Sadly, in the blink of an eye, Lessie’s dreams and hopes were shattered as she found herself being sexually exploited to earn a living.
She fell pregnant within two months of being in Harare. This was before she could return to her great-grandmother.
“It’s not like I do not want to return home, but what would the people say about me having this baby? I am not sure if ‘gogo’ will accept it or not,” she says.
“Zvamanje manje handione zvichiita (I feel that it’s still early to bring this news to her), so I will stay here with my baby and continue hooking up with men so that I can take care of my baby.”
Lessie is now 15 and nursing a seven-month-old baby alone in a rented room in Mbare.
“I was sold off to a Harare trader by my grandmother”
In a related sad incident, Grace (17), did not run away from home in Makonde district, Mashonaland West province, but was sold off to a Harare-based peddler by her grandmother at the age of 14.
Grace struggles to talk about her loss and betrayal but after a therapeutic session organised by RhoNaFlo, a maternal health-focused organisation that seeks to promote and enhance safe births for adolescents, she opened up.
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Grace grew up with her paternal grandmother after her parents separated when she was six years old.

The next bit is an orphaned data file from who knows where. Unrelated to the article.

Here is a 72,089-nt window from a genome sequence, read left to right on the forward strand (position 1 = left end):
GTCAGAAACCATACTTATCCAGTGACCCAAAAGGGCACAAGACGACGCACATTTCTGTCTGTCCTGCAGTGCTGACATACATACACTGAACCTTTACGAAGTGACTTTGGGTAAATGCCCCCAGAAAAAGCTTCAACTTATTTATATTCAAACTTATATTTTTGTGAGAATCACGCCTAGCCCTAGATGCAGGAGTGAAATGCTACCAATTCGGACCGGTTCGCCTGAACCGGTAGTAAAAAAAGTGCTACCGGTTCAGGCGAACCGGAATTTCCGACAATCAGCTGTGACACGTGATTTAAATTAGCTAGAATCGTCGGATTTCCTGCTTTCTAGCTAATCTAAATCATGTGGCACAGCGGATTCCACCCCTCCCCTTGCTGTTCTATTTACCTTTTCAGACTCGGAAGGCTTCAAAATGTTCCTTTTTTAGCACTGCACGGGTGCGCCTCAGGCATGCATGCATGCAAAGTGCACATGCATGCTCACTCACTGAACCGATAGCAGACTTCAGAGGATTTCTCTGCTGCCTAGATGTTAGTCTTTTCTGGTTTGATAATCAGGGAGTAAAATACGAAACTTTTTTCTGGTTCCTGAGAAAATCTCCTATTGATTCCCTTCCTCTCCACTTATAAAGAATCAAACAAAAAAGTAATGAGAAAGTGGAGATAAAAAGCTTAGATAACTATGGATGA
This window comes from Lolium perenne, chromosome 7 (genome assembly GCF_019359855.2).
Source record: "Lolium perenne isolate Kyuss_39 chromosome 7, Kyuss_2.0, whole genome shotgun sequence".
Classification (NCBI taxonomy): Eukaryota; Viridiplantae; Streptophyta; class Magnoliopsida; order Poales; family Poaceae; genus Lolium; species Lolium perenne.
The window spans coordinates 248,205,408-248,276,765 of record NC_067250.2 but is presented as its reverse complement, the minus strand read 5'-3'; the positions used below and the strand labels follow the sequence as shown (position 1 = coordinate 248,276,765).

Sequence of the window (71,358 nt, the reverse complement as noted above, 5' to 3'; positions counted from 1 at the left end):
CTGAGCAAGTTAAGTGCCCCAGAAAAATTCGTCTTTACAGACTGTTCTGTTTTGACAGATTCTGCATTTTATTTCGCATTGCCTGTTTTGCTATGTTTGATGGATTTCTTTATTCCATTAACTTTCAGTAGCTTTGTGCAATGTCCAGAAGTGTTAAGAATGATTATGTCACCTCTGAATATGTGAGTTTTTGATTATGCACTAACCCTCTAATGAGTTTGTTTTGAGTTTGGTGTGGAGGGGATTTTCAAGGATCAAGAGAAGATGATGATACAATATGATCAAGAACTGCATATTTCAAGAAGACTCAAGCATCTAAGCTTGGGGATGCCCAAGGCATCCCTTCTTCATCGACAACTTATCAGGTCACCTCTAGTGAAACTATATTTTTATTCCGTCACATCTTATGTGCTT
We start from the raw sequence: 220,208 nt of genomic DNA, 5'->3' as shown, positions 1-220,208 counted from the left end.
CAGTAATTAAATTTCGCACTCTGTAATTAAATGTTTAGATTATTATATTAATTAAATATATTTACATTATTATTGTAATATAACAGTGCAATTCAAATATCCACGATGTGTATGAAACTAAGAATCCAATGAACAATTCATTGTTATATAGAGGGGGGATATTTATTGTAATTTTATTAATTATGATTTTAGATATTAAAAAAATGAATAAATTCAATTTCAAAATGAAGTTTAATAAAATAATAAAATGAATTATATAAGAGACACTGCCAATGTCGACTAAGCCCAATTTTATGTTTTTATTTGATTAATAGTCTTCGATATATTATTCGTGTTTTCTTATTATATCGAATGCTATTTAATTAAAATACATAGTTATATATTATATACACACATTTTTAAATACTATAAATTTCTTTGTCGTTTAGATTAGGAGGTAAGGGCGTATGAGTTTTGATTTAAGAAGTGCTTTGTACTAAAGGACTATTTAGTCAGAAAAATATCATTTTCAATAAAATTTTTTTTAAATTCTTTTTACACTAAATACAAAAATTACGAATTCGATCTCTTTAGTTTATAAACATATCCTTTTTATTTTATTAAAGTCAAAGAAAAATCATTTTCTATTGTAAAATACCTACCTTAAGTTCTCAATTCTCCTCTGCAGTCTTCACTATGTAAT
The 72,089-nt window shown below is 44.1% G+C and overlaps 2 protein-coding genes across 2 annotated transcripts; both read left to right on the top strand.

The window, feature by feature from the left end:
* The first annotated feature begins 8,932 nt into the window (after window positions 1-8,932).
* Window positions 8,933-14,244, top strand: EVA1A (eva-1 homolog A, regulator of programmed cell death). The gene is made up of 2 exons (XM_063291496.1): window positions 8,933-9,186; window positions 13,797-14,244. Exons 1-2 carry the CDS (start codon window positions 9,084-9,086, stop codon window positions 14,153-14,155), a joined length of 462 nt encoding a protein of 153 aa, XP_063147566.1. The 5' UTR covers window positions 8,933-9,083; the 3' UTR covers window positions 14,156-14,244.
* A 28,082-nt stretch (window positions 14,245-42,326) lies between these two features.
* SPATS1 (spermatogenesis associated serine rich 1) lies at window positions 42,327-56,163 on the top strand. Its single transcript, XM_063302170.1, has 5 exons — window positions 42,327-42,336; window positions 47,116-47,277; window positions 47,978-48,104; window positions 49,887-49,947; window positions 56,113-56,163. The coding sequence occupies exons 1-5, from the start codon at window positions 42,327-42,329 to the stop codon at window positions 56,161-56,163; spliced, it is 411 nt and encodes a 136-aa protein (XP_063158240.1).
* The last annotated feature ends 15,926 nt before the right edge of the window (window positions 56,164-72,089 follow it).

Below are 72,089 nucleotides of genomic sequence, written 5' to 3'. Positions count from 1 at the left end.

Just like most people in the Makonde area, Grace’s family survives on subsistence farming. Her father had taken another wife while her mother left just after their separation.
Both parents would come and visit the young girl, but she remained in the custody of her grandmother.
When she finished Grade 7, she dropped out of school due to financial constraints.
Grace says: “One day a man who often visited our home selling clothes and shoes passed through our house. To me, this trader was not a stranger since he often passed through our house whenever he came to Makonde to sell clothes but on this fateful day, I saw him handing a US$100 note to my grandmother after a long conservation.
“Little did l know that it was my bride price.”
Her grandmother later told her that her regular uncle from Harare would take her to the city for shopping and return home.
“I was so excited that the day had finally come for me to go and see the big city.”
From Makonde to Harare it is about 146km.
“The next day, on a Monday, we boarded a bus to Harare and upon arrival, my uncle said that we needed to buy blankets so that I could have something to use for the night.
After that, we boarded a kombi (commuter omnibus) to Epworth which is about 17km from Harare central business district.